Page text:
Will Biden Block the Sony-Alamo Deal?

joe biden Merrick Garland
Right now, as Sony acquires Alamo, the notion of a major regulatory shake-up—like dismantling Disney+—feels like a galaxy far, far away. Photo: Al Drago/Bloomberg/Getty Images
Eriq Gardner
June 18, 2024

The news that Sony Pictures is acquiring Alamo Drafthouse predictably led to plenty of hot takes and hand-wringing regarding how Sony was allowed to buy up the boutique movie theater chain. Yes, there used to be restrictions on how studios package movies for theaters—the so-called Paramount Consent Decrees, which resulted from a 1948 ruling that busted up the Hollywood studio system by forcing studios to sell their movie theaters. What the decrees didn’t do, contrary to the conventional wisdom around the Sony-Alamo deal, was ban the studios from ever owning movie theaters. Nevertheless, most coverage of the Alamo acquisition breezily asserted that Sony’s deal was only made possible by the lifting of the supposed ban in 2020.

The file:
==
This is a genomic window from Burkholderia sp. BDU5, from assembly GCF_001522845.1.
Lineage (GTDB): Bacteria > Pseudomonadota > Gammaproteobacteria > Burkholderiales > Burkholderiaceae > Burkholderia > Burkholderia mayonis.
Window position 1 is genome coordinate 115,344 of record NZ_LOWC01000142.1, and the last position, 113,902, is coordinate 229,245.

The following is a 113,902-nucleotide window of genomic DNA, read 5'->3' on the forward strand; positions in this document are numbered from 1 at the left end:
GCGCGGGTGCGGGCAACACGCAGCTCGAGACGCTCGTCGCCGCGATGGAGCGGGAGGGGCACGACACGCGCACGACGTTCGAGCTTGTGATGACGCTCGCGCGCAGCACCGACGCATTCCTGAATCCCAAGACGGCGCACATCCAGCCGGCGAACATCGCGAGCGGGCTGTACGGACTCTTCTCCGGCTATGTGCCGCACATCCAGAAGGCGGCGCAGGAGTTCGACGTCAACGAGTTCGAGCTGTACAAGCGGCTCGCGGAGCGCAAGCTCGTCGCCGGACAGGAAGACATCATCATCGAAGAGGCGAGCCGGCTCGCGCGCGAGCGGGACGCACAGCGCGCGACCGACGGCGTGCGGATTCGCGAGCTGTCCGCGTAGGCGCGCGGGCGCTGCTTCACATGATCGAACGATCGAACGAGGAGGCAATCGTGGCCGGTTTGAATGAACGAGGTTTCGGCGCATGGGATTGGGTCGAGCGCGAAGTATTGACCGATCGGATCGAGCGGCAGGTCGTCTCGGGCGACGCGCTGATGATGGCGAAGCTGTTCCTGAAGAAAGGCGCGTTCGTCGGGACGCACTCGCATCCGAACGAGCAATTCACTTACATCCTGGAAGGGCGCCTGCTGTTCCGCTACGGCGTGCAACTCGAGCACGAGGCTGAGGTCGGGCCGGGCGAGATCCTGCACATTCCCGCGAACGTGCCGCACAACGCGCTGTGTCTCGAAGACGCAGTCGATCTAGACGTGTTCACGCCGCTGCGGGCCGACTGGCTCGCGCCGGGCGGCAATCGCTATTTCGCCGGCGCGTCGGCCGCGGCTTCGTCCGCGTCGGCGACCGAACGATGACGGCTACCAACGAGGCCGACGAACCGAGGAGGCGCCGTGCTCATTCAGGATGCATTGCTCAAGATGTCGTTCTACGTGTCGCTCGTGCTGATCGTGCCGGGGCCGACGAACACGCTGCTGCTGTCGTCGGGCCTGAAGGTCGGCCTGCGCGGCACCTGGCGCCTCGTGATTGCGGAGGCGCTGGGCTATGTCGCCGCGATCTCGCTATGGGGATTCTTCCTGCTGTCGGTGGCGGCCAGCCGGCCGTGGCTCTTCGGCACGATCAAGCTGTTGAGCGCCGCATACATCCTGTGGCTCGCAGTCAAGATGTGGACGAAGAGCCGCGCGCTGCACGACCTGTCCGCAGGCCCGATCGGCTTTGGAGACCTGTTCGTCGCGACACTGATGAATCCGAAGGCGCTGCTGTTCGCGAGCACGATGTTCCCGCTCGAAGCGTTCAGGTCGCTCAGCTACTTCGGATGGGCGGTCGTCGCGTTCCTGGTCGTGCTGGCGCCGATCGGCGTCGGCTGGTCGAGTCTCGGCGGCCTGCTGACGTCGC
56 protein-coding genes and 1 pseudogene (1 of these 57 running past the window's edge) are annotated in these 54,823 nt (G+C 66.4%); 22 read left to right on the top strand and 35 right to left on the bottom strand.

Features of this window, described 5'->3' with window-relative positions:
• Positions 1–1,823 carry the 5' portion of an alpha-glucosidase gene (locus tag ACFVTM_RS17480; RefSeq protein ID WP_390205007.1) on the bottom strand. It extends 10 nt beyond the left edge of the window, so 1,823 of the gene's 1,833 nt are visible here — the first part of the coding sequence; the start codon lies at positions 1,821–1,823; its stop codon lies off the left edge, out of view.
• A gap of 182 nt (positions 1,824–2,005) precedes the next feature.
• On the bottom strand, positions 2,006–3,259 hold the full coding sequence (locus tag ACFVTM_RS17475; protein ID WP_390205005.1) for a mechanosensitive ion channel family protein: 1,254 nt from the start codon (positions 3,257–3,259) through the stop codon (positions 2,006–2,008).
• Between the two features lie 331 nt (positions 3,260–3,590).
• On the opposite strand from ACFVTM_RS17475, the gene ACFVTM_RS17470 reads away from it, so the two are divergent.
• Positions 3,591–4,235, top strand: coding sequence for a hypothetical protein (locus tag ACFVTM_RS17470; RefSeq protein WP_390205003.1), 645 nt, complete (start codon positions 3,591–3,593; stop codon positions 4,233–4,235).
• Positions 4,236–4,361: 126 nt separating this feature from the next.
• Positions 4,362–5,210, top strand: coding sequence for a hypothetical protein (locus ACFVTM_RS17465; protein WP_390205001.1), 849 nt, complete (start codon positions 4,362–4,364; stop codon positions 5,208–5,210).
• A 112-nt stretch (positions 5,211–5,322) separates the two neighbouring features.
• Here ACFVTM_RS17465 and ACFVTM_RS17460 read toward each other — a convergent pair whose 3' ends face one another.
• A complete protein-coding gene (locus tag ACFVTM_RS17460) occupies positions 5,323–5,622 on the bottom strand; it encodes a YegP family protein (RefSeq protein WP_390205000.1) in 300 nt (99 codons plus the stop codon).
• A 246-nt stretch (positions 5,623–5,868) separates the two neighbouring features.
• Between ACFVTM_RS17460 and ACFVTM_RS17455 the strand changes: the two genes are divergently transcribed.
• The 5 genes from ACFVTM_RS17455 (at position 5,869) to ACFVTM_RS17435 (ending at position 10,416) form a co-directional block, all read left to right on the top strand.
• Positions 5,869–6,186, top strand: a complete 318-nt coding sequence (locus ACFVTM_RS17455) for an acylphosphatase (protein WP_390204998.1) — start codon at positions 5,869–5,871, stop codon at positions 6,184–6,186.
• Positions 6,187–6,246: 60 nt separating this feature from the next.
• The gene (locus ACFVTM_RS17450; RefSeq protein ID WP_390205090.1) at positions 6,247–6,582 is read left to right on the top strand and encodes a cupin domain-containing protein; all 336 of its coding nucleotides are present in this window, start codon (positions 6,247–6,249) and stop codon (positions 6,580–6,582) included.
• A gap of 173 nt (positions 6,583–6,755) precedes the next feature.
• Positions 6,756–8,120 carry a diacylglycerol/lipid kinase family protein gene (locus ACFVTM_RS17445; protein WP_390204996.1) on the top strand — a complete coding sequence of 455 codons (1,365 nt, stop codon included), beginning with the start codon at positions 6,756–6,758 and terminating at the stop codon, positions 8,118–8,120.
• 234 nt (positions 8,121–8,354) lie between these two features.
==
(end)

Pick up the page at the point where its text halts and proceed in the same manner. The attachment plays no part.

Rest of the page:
Of course, the “ban” has always been more fable than fact, up there with the notion that bats are blind or that the Great Wall of China is visible from space. In reality, Supreme Court Justice William Douglas ruled that the near-monopoly big studios exercised over movie distribution needed curbing, but nevertheless declared “We see no reason to place a ban on this type of ownership.”